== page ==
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What is Chapter 13 Bankruptcy?

Chapter 13 bankruptcy is sometimes called a "reorganization" bankruptcy. Borrowers get to keep their property and must adhere to a repayment plan devised by the court. Chapter 13 gives those capable of repaying creditors with a structured plan a chance to catch up on their obligations and clear their names.

How Is Chapter 13 Different from Chapter 7 Bankruptcy?
Chapter 7 bankruptcy is also called a "liquidation" bankruptcy. It allows debtors to keep future income but requires the dissolution of non-exempt property in order to fully or partially satisfy creditors. Chapter 13 gives creditors a claim on future income until the debts are partially or fully satisfied in accordance with the court-approved plan. Chapter 13 takes longer, is more complicated, and costs more than Chapter 7, but it allows filers to retain their property.

What Can Chapter 13 Bankruptcy Accomplish?
First, Chapter 13 is probably the only option available to those who are capable of repaying some or all of their debts. About 15% of all bankruptcy filers opt for Chapter 13. Chapter 13 allows debtors in arrears on car or home loans to make up missed payments over time and keep their vehicles and homes. It allows those having trouble paying student loans, tax obligations, or other debt that can't be discharged in Chapter 7 to pay them off over time. Chapter 13 can force creditors to "back off" and accept a court-ordered repayment plan. Chapter 13 allows debtors to protect co-borrowers or cosigners from creditors, whereas a Chapter 7 discharge by one party would leave the other on the hook for the whole amount. Chapter 13 allows filers to keep nonexempt property that would otherwise be forfeited under Chapter 7.

How Does Chapter 13 Bankruptcy Work?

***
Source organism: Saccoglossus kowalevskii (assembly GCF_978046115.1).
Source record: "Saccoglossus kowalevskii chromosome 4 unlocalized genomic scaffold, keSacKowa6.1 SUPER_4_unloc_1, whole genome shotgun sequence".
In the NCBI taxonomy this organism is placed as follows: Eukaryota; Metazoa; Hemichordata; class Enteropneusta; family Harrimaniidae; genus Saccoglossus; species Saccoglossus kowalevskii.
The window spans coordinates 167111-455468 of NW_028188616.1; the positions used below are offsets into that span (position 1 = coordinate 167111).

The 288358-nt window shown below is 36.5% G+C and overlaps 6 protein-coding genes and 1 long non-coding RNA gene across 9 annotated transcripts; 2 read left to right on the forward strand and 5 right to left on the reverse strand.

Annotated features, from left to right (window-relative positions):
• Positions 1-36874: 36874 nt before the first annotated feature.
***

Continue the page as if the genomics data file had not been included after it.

Chapter 13 requires filers to prove that they earn sufficient income to repay some or all of their debts. Those with insufficient or unreliable income to repay the minimum required under a plan, or whose debt exceeds the maximum allowed by law (secured debts > $1,010,650 or unsecured debts > $336,900) will not be allowed to file. Neither will those who have not submitted their most recent four years' tax returns. Debtors must receive approved credit counseling prior to filing for bankruptcy, pay filing fees, and complete numerous forms. They will have to create a repayment plan (or have a bankruptcy attorney prepare it) for submission to the court. If the plan satisfies the court it will be approved or "confirmed."

Some obligations, called "priority debts," will have to be paid in full. These include child support, wages owed to employees, and some taxes. The plan must allocate all disposable income toward repayment--first of secured debts, then towards unsecured debt if possible. The repayment plan duration is three years for those who make less than the median income for their state and five years for those who make more. The plan ends early if debts are repaid in full. Once the plan is completed, any remaining bad debts eligible for discharge are wiped clean. Discharge also requires completion of an approved budget counseling course and proof that all child or spousal support obligations are current.

What if the Filer Can't Complete the Chapter 13 Repayment Plan?
Supposing a debtor is making payments under a Chapter 13 plan in good faith when circumstances thwart his or her efforts? The bankruptcy trustee who administers the repayment might modify the plan if the difficulty is short-term, like the loss of a job. If the situation is truly catastrophic, such as a permanently disabling illness, the court may grant a hardship discharge or allow the debtor to convert the bankruptcy filing to Chapter 7.

What Is the Best Option for Debt Relief?
Filing for bankruptcy protection is a major decision, and making the wrong choice could prove devastating financially. A bankruptcy attorney can help determine if bankruptcy is appropriate and which chapter offers the best outcome for the debtor. A bankruptcy attorney can take care of the filing forms and help create a repayment plan that will be acceptable to the court.

Sources:
Findlaw
Nolo
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